It is exhausting not being you, trying to remember how to play the part you've created for yourself in order to be accepted by others. Every moment that your mental and physical energy is devoted to this pursuit is time stolen from your true self. It saps your strength and does not serve you well.
We all tweak aspects of our "selves" to fit the moment and the people with whom we are interacting. But when this calibration morphs into creating a new identity for ourselves in order for others to truly embrace and accept us, we've crossed a line. We're now merely playing a character in the movie or play of our life, instead of simply being.
Barry Brownstein, a professor and the author of The Inner-Work of Leadership, has noted that “When we are authentic, we set in motion events that compound themselves and lead to discovery and growth. In contrast, when we choose to lead a life characterized by prevent defenses, the choice we faced at 20 is there again at 30 and again at 40 and again at 50 and again at 60.“
—"The Downside of the ‘Prevent Defense," The Systems Thinker, September 2003
In preparing for some upcoming workshops (sample handouts here) on identity, authenticity, and creating your own path as a leader and as an individual, I've been thinking a lot about authenticity. Here are some of the questions and resources I've finding helpful.
Authenticity Questions worth considering
- What are some of your most deeply held values or core beliefs? How are those currently exemplified in what you do and how you do it?
- If you were to create a personal purpose or mission statement for yourself, what would it be? How is that purpose reflected in your current professional position and the volunteer commitments you make?
- Examine the major choices in your life. How many of them have been made “from the inside out” rather than being based on external expectations?
- Have you created or found your own voice? How would you describe it to others and how are you expressing it in your relationships and work?
- Authenticity is a way of being “in the moment.” What do you find most challenging about being yourself and “being present”?
- In what situations or with what people do you feel you ‘ought’ to be a certain way? Why might this be and what can be learned from it?
- When, where, or with whom might you most frequently slip into “performance mode?” How could you bring more of who you are into these moments?
- Where might it be helpful if you turned down the volume on your authenticity to make room for others’ authentic self-expression?
- In what situations with which people do you feel like you can be more of a tempered radical, revealing more of your authentic self?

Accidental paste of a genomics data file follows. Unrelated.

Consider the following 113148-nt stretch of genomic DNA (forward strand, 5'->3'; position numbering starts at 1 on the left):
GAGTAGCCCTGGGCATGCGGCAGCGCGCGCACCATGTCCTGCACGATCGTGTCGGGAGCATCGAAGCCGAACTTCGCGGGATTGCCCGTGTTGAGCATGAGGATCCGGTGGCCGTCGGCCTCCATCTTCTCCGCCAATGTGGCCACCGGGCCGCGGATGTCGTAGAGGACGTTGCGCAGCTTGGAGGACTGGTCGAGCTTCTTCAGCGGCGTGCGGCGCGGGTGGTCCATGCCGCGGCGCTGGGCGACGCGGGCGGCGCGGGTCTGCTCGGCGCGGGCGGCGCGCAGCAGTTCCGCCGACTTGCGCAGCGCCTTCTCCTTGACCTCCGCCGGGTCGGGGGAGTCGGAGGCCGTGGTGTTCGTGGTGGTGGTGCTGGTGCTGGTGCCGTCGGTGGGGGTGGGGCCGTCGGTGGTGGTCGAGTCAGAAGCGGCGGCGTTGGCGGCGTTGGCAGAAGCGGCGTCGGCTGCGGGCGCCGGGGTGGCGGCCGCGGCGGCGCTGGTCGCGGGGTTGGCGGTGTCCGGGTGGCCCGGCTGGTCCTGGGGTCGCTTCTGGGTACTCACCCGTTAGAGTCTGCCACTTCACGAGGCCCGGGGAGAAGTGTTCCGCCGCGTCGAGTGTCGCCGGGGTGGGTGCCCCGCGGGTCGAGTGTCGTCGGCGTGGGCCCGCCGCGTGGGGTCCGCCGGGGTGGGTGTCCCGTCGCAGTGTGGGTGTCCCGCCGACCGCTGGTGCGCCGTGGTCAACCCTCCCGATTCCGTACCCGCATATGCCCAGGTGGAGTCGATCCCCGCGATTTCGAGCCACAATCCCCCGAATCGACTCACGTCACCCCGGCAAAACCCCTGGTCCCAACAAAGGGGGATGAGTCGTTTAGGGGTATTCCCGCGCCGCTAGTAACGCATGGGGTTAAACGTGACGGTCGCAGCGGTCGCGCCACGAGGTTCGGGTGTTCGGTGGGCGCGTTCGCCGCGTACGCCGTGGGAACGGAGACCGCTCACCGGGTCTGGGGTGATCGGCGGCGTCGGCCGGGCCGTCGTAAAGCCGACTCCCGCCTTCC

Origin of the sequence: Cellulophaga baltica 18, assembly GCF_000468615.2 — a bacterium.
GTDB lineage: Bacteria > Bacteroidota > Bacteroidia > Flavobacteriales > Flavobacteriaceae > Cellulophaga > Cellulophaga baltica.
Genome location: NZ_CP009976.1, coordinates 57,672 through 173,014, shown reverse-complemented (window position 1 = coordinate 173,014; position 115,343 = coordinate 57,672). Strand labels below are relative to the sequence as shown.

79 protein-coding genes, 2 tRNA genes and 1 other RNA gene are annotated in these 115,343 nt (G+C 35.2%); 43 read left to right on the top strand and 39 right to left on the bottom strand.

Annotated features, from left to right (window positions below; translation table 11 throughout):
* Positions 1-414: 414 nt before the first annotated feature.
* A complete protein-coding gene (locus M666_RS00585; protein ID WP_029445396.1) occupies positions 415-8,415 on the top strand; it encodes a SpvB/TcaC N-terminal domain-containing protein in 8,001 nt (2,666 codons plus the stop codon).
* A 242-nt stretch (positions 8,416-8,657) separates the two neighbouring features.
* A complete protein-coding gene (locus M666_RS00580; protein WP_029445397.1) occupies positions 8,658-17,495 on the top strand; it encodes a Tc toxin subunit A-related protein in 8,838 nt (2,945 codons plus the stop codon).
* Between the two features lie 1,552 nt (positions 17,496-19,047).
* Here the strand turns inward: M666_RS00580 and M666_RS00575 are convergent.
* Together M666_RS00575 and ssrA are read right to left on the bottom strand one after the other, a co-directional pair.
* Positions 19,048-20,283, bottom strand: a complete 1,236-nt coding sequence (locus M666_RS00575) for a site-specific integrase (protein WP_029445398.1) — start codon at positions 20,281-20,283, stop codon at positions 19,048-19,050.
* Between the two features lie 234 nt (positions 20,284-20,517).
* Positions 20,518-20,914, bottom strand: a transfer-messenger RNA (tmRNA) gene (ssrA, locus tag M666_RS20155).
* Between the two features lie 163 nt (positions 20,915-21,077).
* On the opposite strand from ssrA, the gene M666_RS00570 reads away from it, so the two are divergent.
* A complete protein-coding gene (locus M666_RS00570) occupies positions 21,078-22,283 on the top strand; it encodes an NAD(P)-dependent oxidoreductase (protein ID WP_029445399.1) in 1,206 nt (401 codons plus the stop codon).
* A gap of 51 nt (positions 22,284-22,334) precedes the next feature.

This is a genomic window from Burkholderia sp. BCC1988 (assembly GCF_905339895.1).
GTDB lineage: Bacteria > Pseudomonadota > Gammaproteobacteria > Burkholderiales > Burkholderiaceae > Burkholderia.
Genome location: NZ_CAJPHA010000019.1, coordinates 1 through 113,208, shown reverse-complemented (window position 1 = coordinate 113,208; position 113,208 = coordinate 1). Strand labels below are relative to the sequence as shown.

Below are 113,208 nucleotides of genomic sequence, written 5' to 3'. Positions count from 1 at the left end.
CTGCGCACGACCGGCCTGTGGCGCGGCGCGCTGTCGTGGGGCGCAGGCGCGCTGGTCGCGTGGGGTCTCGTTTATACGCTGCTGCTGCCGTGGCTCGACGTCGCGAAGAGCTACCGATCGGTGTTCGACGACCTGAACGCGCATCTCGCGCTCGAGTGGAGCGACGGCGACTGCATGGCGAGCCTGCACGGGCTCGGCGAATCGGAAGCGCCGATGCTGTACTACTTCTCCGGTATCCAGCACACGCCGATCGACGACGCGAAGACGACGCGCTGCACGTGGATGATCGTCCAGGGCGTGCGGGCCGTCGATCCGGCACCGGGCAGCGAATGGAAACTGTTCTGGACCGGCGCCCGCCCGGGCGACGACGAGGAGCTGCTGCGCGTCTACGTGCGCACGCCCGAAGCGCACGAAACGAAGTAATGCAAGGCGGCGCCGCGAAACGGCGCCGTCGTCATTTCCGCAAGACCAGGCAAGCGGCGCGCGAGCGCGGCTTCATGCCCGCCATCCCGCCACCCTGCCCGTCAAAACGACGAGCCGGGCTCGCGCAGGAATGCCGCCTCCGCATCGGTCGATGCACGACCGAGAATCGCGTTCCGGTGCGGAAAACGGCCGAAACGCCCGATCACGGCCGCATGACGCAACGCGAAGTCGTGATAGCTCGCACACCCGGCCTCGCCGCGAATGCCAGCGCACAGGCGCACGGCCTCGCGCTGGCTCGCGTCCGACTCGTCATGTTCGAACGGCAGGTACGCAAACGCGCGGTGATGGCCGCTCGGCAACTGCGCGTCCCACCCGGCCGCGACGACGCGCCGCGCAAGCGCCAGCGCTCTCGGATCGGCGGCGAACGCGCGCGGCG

by David McNally and Karl D. Speak (2002)
Particularly useful for individuals contemplating striking out on their own, this book helps you explore the qualities of your own personal brand, a term I know causes some to recoil a bit since your identify isn't a product per se. It includes a worksheet for your Personal Brand Values and your Personal Brand Manifesto which consists of: your competencies (your role with others), your standards (how you do it), and your style (how you relate to others).
by David Whyte (2001)
Whyte is a poet who has written several “crossover” books that apply artistic insights to business processes. In this book, he intersperses stories of his own struggle of exploring work as a pilgrimage of identity (the book’s subtitle) with inspirational poems and narrative insights.
A rich narrative retelling Palmer’s struggle with finding his own authentic voice
as he pursued various career path’s. While more philosophical and introspective in tone, the book offers key insights specifically related to the challenge of being authentic.
Now, Discover Your Strengths by Marcus Buckingham and Donald O. Clifton (2001)
The companion book to the Gallup Organization’s StrengthsFinder Profile, this text examines the notions that individuals and organizations will produce greater results by “leveraging their strengths and managing around their weaknesses.” It highlights “strength themes” measured by the StrengthsFinder Profile and how individuals can put their strengths to work.
This book is subtitled “How people use difference to inspire change at work.” Meyerson does an excellent job exploring how people act as tempered radicals in organizations and bring about change by revealing parts of their authentic selves.
Leider believes that living on purpose means “using our gifts on what deeply moves us.” This book takes readers on an exploration of how to do just that and includes stories of individuals trying to do so.
One of my favorite poets, May Sarton, offers inspired thinking on the power of personal authenticity in her poem, Now I Become Myself: Now I become myself / It's taken time, many years and places / I have been dissolved and shaken / Worn other people's faces /
Don't mask who you truly are by wearing someone else's face. Life is not a costume party.